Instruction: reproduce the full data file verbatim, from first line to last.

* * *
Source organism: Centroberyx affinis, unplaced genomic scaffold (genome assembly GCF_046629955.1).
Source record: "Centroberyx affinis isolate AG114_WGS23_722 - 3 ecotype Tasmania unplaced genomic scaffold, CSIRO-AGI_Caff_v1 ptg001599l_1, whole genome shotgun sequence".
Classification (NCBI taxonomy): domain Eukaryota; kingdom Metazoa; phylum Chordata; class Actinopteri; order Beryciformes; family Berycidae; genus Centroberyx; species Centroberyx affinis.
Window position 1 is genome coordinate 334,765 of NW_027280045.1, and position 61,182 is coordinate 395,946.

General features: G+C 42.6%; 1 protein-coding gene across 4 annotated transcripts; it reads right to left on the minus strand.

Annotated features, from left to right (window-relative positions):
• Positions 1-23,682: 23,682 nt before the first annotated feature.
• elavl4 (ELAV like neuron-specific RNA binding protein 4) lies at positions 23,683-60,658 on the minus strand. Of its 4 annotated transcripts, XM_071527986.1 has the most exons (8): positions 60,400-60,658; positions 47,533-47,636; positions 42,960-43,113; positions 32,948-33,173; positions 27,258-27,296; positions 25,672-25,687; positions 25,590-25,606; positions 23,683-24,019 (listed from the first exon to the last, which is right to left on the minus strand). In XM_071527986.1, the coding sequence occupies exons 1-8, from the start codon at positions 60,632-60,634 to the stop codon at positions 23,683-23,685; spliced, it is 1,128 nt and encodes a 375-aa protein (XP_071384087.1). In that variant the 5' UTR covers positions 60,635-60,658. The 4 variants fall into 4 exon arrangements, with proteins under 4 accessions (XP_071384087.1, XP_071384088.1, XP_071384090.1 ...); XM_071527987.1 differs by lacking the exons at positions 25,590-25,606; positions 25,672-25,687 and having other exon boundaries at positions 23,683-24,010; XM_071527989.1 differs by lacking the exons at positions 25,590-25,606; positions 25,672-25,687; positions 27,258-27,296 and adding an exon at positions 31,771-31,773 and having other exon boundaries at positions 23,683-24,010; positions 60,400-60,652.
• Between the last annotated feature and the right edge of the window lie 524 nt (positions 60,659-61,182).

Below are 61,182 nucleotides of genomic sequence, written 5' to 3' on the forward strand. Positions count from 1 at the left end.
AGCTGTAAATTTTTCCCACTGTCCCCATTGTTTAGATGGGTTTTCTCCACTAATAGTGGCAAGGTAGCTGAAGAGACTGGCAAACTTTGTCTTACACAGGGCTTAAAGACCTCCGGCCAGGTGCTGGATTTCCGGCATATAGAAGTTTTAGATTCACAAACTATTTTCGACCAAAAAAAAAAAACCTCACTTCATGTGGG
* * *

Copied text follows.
Source organism: Centroberyx affinis, unplaced genomic scaffold (genome assembly GCF_046629955.1).
Source record: "Centroberyx affinis isolate AG114_WGS23_722 - 3 ecotype Tasmania unplaced genomic scaffold, CSIRO-AGI_Caff_v1 ptg001599l_1, whole genome shotgun sequence".
Classification (NCBI taxonomy): domain Eukaryota; kingdom Metazoa; phylum Chordata; class Actinopteri; order Beryciformes; family Berycidae; genus Centroberyx; species Centroberyx affinis.
Window position 1 is genome coordinate 334,765 of NW_027280045.1, and position 61,182 is coordinate 395,946.

General features: G+C 42.6%; 1 protein-coding gene across 4 annotated transcripts; it reads right to left on the minus strand.

Annotated features, from left to right (window-relative positions):
• Positions 1-23,682: 23,682 nt before the first annotated feature.
• elavl4 (ELAV like neuron-specific RNA binding protein 4) lies at positions 23,683-60,658 on the minus strand. Of its 4 annotated transcripts, XM_071527986.1 has the most exons (8): positions 60,400-60,658; positions 47,533-47,636; positions 42,960-43,113; positions 32,948-33,173; positions 27,258-27,296; positions 25,672-25,687; positions 25,590-25,606; positions 23,683-24,019 (listed from the first exon to the last, which is right to left on the minus strand). In XM_071527986.1, the coding sequence occupies exons 1-8, from the start codon at positions 60,632-60,634 to the stop codon at positions 23,683-23,685; spliced, it is 1,128 nt and encodes a 375-aa protein (XP_071384087.1). In that variant the 5' UTR covers positions 60,635-60,658. The 4 variants fall into 4 exon arrangements, with proteins under 4 accessions (XP_071384087.1, XP_071384088.1, XP_071384090.1 ...); XM_071527987.1 differs by lacking the exons at positions 25,590-25,606; positions 25,672-25,687 and having other exon boundaries at positions 23,683-24,010; XM_071527989.1 differs by lacking the exons at positions 25,590-25,606; positions 25,672-25,687; positions 27,258-27,296 and adding an exon at positions 31,771-31,773 and having other exon boundaries at positions 23,683-24,010; positions 60,400-60,652.
• Between the last annotated feature and the right edge of the window lie 524 nt (positions 60,659-61,182).

Below are 61,182 nucleotides of genomic sequence, written 5' to 3' on the forward strand. Positions count from 1 at the left end.
AGCTGTAAATTTTTCCCACTGTCCCCATTGTTTAGATGGGTTTTCTCCACTAATAGTGGCAAGGTAGCTGAAGAGACTGGCAAACTTTGTCTTACACAGGGCTTAAAGACCTCCGGCCAGGTGCTGGATTTCCGGCATATAGAAGTTTTAGATTCACAAACTATTTTCGACCAAAAAAAAAAAACCTCACTTCATGTGGG